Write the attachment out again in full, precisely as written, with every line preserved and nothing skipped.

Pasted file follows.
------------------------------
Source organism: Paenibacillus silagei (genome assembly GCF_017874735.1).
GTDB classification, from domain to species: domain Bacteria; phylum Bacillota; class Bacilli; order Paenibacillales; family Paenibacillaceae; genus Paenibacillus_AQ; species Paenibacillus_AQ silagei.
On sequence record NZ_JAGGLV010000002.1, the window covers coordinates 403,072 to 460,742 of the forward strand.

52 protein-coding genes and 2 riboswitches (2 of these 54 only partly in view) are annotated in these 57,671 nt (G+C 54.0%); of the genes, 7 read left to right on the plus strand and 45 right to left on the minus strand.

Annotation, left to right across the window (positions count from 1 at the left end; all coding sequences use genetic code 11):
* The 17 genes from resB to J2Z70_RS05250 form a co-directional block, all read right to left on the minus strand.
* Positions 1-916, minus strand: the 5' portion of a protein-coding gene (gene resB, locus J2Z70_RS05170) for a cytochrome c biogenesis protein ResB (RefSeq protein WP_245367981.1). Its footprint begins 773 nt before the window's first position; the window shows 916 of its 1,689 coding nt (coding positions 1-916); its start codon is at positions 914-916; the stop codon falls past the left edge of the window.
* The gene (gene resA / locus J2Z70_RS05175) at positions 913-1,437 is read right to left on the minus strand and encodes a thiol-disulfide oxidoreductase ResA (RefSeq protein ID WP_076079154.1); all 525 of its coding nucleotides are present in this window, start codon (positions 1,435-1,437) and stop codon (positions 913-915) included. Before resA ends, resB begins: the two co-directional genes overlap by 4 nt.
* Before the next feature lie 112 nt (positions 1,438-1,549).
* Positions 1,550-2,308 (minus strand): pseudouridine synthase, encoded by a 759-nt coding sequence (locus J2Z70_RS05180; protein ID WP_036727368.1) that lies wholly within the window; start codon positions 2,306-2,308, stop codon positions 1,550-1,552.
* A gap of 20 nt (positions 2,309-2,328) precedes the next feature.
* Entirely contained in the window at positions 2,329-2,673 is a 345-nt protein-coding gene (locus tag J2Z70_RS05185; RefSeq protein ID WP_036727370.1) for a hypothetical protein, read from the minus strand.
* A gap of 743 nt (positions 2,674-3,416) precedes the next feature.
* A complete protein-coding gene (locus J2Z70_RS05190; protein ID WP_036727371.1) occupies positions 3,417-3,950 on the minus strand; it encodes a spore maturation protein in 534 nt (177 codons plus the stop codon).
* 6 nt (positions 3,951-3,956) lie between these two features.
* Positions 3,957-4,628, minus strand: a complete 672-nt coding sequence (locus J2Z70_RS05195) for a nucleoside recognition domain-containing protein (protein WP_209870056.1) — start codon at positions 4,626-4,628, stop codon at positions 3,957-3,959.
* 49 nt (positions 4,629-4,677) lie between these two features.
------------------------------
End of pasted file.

Source organism: Paenibacillus silagei (genome assembly GCF_017874735.1).
GTDB classification, from domain to species: domain Bacteria; phylum Bacillota; class Bacilli; order Paenibacillales; family Paenibacillaceae; genus Paenibacillus_AQ; species Paenibacillus_AQ silagei.
On sequence record NZ_JAGGLV010000002.1, the window covers coordinates 403,072 to 460,742 of the forward strand.

52 protein-coding genes and 2 riboswitches (2 of these 54 only partly in view) are annotated in these 57,671 nt (G+C 54.0%); of the genes, 7 read left to right on the plus strand and 45 right to left on the minus strand.

Annotation, left to right across the window (positions count from 1 at the left end; all coding sequences use genetic code 11):
* The 17 genes from resB to J2Z70_RS05250 form a co-directional block, all read right to left on the minus strand.
* Positions 1-916, minus strand: the 5' portion of a protein-coding gene (gene resB, locus J2Z70_RS05170) for a cytochrome c biogenesis protein ResB (RefSeq protein WP_245367981.1). Its footprint begins 773 nt before the window's first position; the window shows 916 of its 1,689 coding nt (coding positions 1-916); its start codon is at positions 914-916; the stop codon falls past the left edge of the window.
* The gene (gene resA / locus J2Z70_RS05175) at positions 913-1,437 is read right to left on the minus strand and encodes a thiol-disulfide oxidoreductase ResA (RefSeq protein ID WP_076079154.1); all 525 of its coding nucleotides are present in this window, start codon (positions 1,435-1,437) and stop codon (positions 913-915) included. Before resA ends, resB begins: the two co-directional genes overlap by 4 nt.
* Before the next feature lie 112 nt (positions 1,438-1,549).
* Positions 1,550-2,308 (minus strand): pseudouridine synthase, encoded by a 759-nt coding sequence (locus J2Z70_RS05180; protein ID WP_036727368.1) that lies wholly within the window; start codon positions 2,306-2,308, stop codon positions 1,550-1,552.
* A gap of 20 nt (positions 2,309-2,328) precedes the next feature.
* Entirely contained in the window at positions 2,329-2,673 is a 345-nt protein-coding gene (locus tag J2Z70_RS05185; RefSeq protein ID WP_036727370.1) for a hypothetical protein, read from the minus strand.
* A gap of 743 nt (positions 2,674-3,416) precedes the next feature.
* A complete protein-coding gene (locus J2Z70_RS05190; protein ID WP_036727371.1) occupies positions 3,417-3,950 on the minus strand; it encodes a spore maturation protein in 534 nt (177 codons plus the stop codon).
* 6 nt (positions 3,951-3,956) lie between these two features.
* Positions 3,957-4,628, minus strand: a complete 672-nt coding sequence (locus J2Z70_RS05195) for a nucleoside recognition domain-containing protein (protein WP_209870056.1) — start codon at positions 4,626-4,628, stop codon at positions 3,957-3,959.
* 49 nt (positions 4,629-4,677) lie between these two features.